When does paying homage become plagiarism? Boostyourfilm looks at five famous films that are closely associated with others.
Imitation is said to be the best form of flattery. But when does this cross the line and become theft?
Quentin Tarantino famously told Empire magazine: “I steal from every single movie ever made. If my work has anything, it’s that I’m taking this from this and that from that and mixing them together.”
His critics might call this homage as, at least, he accepts that the sources of inspiration are often not his own.
The estate of the Pulitzer-winning playwright Paul Zindel might not agree. It has accused The Shape of Water director, Guillermo del Toro, of basing his Oscar-nominated film on a film called Let Me Hear You Whisper.
The Shape of Water and Let Me Hear You Whisper
The Plot: In The Shape of Water, a lonely janitor forms a unique relationship with an amphibious creature that is being held in captivity at a top-secret research facility.
While in Let Me Hear You Whisper, Helen is a newly engaged cleaning lady in a laboratory. She is particularly drawn to a creature and is shocked when she learns that, having failed to “talk” as hoped for, it is slated for dissection. She makes a desperate attempt to rescue the creature.
The website HollywoodNerd.com helpfully came up with a few similarities between the two pieces of work.
- The main character is a quiet, introverted female custodian who works the graveyard shift in a laboratory.
- Set in the 1960s during the Cold War, at a laboratory where experiments for military use are taking place
- The custodian discovers a tank with an aquatic creature who is being experimented on
- The custodian and the aquatic creature fall in love, a transformative love which enables both of them to be heard
- She wins his trust by sneaking food into the lab and feeding him.
- She dances to music on a record with her mop while the creature looks on and their bond grows deeper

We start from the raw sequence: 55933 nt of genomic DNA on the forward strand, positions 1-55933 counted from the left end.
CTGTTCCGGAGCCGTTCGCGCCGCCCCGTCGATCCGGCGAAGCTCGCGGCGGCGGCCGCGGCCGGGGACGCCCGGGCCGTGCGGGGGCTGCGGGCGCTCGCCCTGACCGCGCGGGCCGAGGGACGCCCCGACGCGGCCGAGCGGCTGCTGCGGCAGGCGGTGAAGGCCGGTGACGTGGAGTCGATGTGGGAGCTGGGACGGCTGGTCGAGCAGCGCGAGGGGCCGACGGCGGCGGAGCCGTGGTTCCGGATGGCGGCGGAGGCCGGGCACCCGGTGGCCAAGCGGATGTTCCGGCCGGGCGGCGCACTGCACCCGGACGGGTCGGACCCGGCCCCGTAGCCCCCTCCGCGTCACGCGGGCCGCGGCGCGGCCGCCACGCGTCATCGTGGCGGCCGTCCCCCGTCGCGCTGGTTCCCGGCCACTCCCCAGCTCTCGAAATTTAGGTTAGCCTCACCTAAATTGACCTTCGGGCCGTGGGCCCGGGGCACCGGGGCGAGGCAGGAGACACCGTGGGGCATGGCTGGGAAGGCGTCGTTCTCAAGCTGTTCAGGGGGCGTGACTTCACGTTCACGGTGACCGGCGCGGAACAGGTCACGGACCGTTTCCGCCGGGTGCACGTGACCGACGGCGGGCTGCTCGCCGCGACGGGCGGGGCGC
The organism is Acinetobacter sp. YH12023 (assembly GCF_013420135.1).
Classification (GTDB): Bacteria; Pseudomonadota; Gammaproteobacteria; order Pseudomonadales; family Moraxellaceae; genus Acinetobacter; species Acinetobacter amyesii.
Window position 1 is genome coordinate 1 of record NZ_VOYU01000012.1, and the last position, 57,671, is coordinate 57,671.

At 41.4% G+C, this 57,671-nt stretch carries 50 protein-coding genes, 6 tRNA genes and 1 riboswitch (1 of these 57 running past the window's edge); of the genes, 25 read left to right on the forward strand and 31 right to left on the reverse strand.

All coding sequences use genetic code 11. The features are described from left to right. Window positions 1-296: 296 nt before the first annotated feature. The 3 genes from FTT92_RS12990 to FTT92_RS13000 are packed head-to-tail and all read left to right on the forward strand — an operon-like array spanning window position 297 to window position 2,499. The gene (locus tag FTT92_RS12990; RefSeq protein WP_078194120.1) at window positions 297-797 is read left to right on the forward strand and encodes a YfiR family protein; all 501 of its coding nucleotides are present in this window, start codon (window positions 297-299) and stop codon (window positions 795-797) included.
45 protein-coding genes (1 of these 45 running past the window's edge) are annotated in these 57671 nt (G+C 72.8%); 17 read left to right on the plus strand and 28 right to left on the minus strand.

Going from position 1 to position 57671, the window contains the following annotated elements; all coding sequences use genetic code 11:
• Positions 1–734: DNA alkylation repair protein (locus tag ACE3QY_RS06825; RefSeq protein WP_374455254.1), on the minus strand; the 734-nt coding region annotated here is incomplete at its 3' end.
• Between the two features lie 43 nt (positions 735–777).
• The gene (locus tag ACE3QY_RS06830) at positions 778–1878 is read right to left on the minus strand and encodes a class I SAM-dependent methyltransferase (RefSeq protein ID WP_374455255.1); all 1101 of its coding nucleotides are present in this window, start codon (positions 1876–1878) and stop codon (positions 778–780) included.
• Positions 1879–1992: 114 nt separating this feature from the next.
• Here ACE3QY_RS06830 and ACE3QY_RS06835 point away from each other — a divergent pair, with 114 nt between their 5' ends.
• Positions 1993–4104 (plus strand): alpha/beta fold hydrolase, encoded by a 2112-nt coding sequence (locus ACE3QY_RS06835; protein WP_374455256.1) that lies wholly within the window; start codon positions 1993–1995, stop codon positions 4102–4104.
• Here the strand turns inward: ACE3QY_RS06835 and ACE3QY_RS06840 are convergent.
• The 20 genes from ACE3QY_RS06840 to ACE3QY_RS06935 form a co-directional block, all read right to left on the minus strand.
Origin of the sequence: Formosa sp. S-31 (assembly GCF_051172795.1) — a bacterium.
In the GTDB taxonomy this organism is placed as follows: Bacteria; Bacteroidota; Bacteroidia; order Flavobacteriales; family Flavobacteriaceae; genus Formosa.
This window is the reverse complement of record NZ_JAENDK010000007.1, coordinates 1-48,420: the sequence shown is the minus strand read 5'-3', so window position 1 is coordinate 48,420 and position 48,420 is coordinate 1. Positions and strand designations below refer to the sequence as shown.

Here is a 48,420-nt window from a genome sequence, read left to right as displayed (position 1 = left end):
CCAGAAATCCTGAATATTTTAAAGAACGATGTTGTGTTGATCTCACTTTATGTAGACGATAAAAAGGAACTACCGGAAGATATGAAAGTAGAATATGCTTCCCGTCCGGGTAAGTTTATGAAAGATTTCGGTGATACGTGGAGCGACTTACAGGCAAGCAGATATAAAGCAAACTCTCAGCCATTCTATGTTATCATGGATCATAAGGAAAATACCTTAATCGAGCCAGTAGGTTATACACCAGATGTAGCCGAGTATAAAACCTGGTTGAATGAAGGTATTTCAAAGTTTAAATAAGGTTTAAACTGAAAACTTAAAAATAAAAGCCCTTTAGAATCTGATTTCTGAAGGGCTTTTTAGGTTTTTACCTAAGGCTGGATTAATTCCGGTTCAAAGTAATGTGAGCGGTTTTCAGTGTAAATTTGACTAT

- She is treated in a dehumanizing way by her superiors at the laboratory.
- She discovers that the scientists who run the lab want to use the creature as a military weapon if they can get him to cooperate but if not, he is to be vivisected for research purposes.
- She decides to rescue the creature and release him to the sea by sneaking him out of the facility in a laundry cart.
Del Toro is not the first director to have his ideas questioned. Here are five well-known examples of films that were so similar they were too close to call:
The Terminator and Soldier
James Cameron’s Terminator is a blockbuster that came out in 1984. Made with a budget of $6.4m it took a whopping $78m at the box office. But the director has been dogged by allegations that he stole the idea for his movie.
In The Terminator, Arnold Schwarzenegger is a cyborg assassin disguised as a human. He travels from 2029 to 1984 to kill Sarah Connor (Linda Hamilton). Kyle Reese is also sent back in time to protect Sarah. She is targeted because an artificial intelligence system that will spark a nuclear holocaust knows that her unborn son will lead the fight against them.
Soldier: This episode of The Outer Limits aired in 1964. It’s the story of two soldiers who, in the midst of a battle, are transported back in time. One of the time travelers risks his life defending a family from earth from a killer who does not understand remorse, pity or reason. His only raison d’etre is to kill. Sound familiar?
There are also similarities between Terminator and another Outer Limits episode called Demon With a Glass Hand. If that were not enough, a writer called Sophia Stewart claims her book The Third Eye is the root of only The Terminator but also The Matrix.